Ah, too typical response. Imagine Ashe saying the same thing when visiting Schwartzel’s homeland at the height of his racist viciousness. Cynics claim that no one has the high ground, so there is little point in mixing sports with politics and human rights, as, for example, Wimbledon did this year when it excluded Russian and Belarusian players due to war from its nations against Ukraine.
A Quick Guide to the LIV Golf Series
A new series. The new LIV Golf series, financed by Saudi Arabia and followed by controversy, held its first event in June. But what is this? Who is playing it? What is all the fuss and how can you see it? This is what you should know:
No one should accept that. Not when we’re talking about nations like Saudi Arabia, where “it’s the strategy of the state” to use sports to hide its record of human rights abuses, said Adam Coogle, deputy director of the Middle East and North Africa division at Human Rights. Clock.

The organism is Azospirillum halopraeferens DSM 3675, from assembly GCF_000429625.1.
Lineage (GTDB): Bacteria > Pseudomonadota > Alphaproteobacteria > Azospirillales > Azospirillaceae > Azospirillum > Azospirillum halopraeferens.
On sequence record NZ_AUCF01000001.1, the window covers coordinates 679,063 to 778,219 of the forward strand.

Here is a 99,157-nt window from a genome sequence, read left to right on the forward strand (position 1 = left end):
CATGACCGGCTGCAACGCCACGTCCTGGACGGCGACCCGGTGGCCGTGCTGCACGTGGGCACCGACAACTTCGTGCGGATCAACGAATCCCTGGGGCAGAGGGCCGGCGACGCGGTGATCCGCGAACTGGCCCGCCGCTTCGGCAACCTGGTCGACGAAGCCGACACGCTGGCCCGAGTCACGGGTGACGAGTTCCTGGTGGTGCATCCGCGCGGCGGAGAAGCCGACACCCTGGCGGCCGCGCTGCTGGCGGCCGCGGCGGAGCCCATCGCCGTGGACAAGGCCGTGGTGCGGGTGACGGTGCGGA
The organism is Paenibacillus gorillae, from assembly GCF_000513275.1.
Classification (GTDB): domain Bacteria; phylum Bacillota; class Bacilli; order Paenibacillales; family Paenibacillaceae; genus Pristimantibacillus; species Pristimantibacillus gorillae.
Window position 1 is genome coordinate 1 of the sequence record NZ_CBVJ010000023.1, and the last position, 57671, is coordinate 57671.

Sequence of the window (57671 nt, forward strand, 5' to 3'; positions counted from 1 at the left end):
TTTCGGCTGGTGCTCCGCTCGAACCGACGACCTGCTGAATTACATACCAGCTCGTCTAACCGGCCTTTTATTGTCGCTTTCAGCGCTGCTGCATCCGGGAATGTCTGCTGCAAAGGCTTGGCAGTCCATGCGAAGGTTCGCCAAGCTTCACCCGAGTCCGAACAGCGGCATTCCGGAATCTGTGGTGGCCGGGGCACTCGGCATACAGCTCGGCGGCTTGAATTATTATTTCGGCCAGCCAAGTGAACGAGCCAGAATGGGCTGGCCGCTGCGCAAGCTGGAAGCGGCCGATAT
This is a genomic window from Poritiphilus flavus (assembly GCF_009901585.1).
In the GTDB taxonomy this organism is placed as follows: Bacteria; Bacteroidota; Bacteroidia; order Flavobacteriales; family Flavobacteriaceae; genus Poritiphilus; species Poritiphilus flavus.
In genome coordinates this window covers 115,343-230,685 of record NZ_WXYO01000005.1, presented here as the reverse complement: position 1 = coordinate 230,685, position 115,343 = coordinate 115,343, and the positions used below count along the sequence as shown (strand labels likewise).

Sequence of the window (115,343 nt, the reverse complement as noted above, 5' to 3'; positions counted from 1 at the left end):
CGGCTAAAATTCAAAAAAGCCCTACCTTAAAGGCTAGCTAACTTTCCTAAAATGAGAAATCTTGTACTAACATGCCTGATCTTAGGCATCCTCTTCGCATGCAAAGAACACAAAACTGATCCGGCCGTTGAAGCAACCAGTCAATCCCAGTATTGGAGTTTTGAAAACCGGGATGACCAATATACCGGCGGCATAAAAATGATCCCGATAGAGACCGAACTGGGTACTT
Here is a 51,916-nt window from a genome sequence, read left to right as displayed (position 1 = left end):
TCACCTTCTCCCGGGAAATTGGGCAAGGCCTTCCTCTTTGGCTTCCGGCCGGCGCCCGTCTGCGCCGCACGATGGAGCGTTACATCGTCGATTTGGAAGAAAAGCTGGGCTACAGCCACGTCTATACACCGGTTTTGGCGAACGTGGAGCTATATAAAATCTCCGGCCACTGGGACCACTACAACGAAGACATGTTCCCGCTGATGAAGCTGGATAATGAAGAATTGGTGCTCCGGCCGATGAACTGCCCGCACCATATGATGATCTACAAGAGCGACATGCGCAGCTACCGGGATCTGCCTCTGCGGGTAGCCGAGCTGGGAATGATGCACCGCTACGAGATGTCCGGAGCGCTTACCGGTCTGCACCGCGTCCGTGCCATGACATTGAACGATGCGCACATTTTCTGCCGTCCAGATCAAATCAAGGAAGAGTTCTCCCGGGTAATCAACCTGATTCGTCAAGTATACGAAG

“Sports washing,” as it is known, has long been an unfortunate fact of life. That is why the Nazis organized the 1936 Olympics and China hosted the Summer Games in 2008 and the Winter Games in 2022. Vladimir V. Putin used athletic success to make Russia look like a respectable member of the community. international and a global force. Now we know the cost.
The Saudis are still new to these types of high-stakes mirages, but under Prince Mohammed’s de facto rule since 2016, they are making up for lost time with sports and entertainment. Hence the celebration of Formula 1 races and professional wrestling and football matches. Last year, they bought the Premier League football club Newcastle United. Now they are turning to golf, a sport loved by corporate kingpins and the political class. In other words, the kind of people whose decisions directly affect the desert kingdom.
Meanwhile, repression remains a daily fact of life in Saudi Arabia. Saudi citizens do not enjoy the right of free assembly and association. The legal system is not independent. Due process is a farce. “There is a complete blockade of free speech,” Coogle told me, speaking from Jordan last week by phone. The Saudis, he said, “are not allowed to express even an iota of criticism” of the nation’s leadership.
To criticize, Coogle emphasized, is to risk arrest, torture or death.
“With the rise to power of the young Crown Prince Mohammed bin Salman, he promised to embrace social and economic reform,” Khashoggi wrote in 2017. “He spoke of making our country more open and tolerant.”